Cartel Enforcement: Increased Burdens and Uncertainties under Updated Immunity and Leniency Programs

In September 2018, fundamental and controversial changes to the Bureau's immunity and leniency programs came into effect with the release of the new immunity and leniency bulletin.11 The changes carry with them increased burdens and uncertainties for applicants which has led many to question whether such changes undermine the immunity and leniency programs.12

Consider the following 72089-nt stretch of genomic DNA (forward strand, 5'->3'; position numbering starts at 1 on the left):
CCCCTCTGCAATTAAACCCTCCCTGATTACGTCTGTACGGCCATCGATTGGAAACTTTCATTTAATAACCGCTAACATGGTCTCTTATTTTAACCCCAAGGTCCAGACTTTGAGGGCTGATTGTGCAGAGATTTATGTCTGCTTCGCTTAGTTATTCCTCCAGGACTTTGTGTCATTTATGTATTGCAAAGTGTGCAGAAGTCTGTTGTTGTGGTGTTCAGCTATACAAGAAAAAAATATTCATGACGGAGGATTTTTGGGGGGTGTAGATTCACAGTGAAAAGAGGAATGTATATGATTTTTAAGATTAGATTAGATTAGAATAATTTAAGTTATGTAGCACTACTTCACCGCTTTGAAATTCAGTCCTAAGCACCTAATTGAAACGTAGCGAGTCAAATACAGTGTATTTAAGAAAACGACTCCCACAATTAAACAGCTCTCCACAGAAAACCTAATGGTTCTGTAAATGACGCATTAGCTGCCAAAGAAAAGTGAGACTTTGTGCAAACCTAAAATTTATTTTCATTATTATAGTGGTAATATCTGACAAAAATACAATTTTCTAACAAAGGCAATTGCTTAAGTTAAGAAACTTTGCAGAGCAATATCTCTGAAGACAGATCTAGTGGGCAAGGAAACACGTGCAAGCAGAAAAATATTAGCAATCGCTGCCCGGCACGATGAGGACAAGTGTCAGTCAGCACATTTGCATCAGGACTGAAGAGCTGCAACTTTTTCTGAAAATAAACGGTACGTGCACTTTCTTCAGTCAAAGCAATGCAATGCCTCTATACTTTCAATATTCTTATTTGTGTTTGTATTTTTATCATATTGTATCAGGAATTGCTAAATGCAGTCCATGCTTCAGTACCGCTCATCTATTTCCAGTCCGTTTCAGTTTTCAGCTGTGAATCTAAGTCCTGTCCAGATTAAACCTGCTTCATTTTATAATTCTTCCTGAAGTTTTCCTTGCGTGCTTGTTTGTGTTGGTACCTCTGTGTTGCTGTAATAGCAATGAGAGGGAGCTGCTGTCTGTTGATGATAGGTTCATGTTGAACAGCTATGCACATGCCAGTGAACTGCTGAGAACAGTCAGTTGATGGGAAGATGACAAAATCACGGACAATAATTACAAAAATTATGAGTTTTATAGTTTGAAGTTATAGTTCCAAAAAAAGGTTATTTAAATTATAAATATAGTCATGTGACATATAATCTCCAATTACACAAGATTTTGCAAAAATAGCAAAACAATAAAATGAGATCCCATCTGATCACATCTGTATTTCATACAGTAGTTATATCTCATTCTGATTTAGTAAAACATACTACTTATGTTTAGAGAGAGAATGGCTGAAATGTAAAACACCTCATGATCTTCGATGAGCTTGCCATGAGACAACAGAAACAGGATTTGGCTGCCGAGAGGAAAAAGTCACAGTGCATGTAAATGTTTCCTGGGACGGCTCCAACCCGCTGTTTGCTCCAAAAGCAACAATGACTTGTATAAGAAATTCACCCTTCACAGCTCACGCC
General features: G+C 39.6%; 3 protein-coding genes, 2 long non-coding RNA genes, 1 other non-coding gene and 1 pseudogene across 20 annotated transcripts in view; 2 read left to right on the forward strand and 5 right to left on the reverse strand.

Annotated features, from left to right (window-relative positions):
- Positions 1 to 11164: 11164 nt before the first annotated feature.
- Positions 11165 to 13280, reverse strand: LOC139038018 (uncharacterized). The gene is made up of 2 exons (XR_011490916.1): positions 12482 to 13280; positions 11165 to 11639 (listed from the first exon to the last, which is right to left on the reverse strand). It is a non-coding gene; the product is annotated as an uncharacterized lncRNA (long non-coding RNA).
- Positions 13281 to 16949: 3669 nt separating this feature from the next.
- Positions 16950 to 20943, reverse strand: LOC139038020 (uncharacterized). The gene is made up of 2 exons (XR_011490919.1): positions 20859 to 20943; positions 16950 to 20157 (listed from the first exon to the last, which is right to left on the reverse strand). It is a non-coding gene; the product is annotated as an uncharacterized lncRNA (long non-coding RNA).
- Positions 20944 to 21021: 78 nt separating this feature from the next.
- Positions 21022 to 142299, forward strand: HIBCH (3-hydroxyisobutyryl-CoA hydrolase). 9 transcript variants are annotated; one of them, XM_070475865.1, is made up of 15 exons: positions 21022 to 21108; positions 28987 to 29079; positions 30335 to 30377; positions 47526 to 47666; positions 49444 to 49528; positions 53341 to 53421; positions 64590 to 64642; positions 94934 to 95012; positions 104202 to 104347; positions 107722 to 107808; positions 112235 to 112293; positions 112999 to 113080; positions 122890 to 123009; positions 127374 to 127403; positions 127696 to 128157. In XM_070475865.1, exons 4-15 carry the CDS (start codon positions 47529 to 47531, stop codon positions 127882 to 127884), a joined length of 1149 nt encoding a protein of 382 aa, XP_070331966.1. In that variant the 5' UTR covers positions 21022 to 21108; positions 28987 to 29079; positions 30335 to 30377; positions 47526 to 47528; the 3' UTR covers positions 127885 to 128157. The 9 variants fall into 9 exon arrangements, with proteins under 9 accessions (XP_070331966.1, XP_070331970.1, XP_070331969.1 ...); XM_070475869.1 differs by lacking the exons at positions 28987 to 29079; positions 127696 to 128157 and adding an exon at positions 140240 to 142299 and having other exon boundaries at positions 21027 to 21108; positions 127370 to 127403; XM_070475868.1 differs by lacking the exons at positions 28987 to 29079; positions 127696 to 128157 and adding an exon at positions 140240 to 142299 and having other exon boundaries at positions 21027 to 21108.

For example, a new "grant of interim immunity" stage - a conditional immunity agreement setting out the applicant's obligations in order for immunity to be finalized - will increase uncertainty as it would result in a final immunity agreement only being provided several years after the initial proffer. The new privilege review process is also concerning, specifically in relation to whether external counsel's notes and other documents created during the internal investigation (in Canada or in other countries) would have to be disclosed and whether such disclosure could result in a waiver and loss of privilege in other jurisdictions. In addition, the new bulletin emphasizes the risks of revocation of immunity or expulsion from the leniency program which also creates uncertainty for applicants of the programs. Furthermore, the updated immunity and leniency programs have been criticized for not containing an express debarment exemption for leniency applicants, who therefore face debarment from federal public procurement under the Canadian government's Ineligibility and Suspension Policy...